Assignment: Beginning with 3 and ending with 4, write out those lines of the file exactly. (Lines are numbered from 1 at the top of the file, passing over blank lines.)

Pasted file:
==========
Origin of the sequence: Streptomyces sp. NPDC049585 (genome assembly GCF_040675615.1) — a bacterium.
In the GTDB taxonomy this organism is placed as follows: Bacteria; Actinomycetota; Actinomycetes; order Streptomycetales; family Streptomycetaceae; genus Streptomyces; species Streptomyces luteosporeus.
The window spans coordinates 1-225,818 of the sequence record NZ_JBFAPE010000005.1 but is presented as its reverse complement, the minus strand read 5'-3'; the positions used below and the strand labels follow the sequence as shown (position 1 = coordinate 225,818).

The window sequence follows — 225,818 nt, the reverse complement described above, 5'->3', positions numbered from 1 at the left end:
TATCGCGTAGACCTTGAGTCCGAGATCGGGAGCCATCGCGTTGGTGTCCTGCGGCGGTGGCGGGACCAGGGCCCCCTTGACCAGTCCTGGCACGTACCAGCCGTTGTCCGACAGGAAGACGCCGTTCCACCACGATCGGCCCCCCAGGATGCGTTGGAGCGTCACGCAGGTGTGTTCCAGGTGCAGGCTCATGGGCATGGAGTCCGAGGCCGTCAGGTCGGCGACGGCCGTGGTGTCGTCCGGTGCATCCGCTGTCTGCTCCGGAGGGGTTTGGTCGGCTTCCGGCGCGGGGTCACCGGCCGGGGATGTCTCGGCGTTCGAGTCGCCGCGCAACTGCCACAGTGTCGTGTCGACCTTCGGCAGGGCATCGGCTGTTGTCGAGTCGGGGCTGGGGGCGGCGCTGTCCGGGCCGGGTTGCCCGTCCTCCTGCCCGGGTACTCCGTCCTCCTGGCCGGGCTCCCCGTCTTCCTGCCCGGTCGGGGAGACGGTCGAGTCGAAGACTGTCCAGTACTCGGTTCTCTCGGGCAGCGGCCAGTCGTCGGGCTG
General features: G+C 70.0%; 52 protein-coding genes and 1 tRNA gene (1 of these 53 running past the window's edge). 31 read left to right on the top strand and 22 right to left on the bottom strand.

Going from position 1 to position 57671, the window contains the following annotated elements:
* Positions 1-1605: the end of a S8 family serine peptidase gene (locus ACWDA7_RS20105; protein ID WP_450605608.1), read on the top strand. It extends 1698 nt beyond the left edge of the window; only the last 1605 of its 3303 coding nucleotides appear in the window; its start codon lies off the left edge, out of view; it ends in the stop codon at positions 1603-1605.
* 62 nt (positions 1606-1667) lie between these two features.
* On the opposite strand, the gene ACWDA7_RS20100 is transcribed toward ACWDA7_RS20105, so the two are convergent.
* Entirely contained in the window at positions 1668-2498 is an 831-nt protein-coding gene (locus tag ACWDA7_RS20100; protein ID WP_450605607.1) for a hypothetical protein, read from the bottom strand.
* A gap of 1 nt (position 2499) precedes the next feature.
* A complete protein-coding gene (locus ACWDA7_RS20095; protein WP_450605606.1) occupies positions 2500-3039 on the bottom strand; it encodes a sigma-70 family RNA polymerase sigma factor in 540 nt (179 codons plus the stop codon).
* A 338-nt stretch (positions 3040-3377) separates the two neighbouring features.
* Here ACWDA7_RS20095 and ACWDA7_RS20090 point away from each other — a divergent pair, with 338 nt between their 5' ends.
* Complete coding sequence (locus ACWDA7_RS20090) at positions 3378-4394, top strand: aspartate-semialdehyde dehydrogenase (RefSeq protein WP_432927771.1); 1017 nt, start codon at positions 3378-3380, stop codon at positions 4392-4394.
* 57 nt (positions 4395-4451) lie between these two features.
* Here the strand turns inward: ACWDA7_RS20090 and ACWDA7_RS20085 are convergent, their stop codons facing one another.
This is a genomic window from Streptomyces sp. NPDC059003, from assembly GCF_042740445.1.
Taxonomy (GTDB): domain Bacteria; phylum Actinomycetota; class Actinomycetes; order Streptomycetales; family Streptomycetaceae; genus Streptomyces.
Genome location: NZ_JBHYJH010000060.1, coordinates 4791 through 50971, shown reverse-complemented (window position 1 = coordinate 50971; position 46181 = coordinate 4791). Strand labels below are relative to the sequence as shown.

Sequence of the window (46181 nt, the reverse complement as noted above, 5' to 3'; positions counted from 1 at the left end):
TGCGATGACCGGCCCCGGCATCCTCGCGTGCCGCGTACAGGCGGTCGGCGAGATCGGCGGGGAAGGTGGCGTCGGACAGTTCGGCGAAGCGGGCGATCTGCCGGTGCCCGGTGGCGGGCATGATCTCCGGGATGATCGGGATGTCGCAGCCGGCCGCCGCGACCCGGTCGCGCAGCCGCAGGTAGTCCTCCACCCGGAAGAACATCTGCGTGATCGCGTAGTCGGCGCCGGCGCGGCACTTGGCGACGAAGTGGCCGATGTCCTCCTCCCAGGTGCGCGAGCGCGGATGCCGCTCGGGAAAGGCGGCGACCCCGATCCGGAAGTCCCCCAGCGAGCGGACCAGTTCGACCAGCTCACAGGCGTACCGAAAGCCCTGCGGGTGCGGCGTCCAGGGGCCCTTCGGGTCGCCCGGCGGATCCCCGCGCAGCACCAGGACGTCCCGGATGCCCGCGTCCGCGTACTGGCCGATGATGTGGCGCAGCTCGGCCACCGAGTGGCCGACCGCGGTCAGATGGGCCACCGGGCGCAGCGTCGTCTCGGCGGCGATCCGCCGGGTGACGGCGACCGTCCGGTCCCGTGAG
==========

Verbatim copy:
The window spans coordinates 1-225,818 of the sequence record NZ_JBFAPE010000005.1 but is presented as its reverse complement, the minus strand read 5'-3'; the positions used below and the strand labels follow the sequence as shown (position 1 = coordinate 225,818).

The window sequence follows — 225,818 nt, the reverse complement described above, 5'->3', positions numbered from 1 at the left end: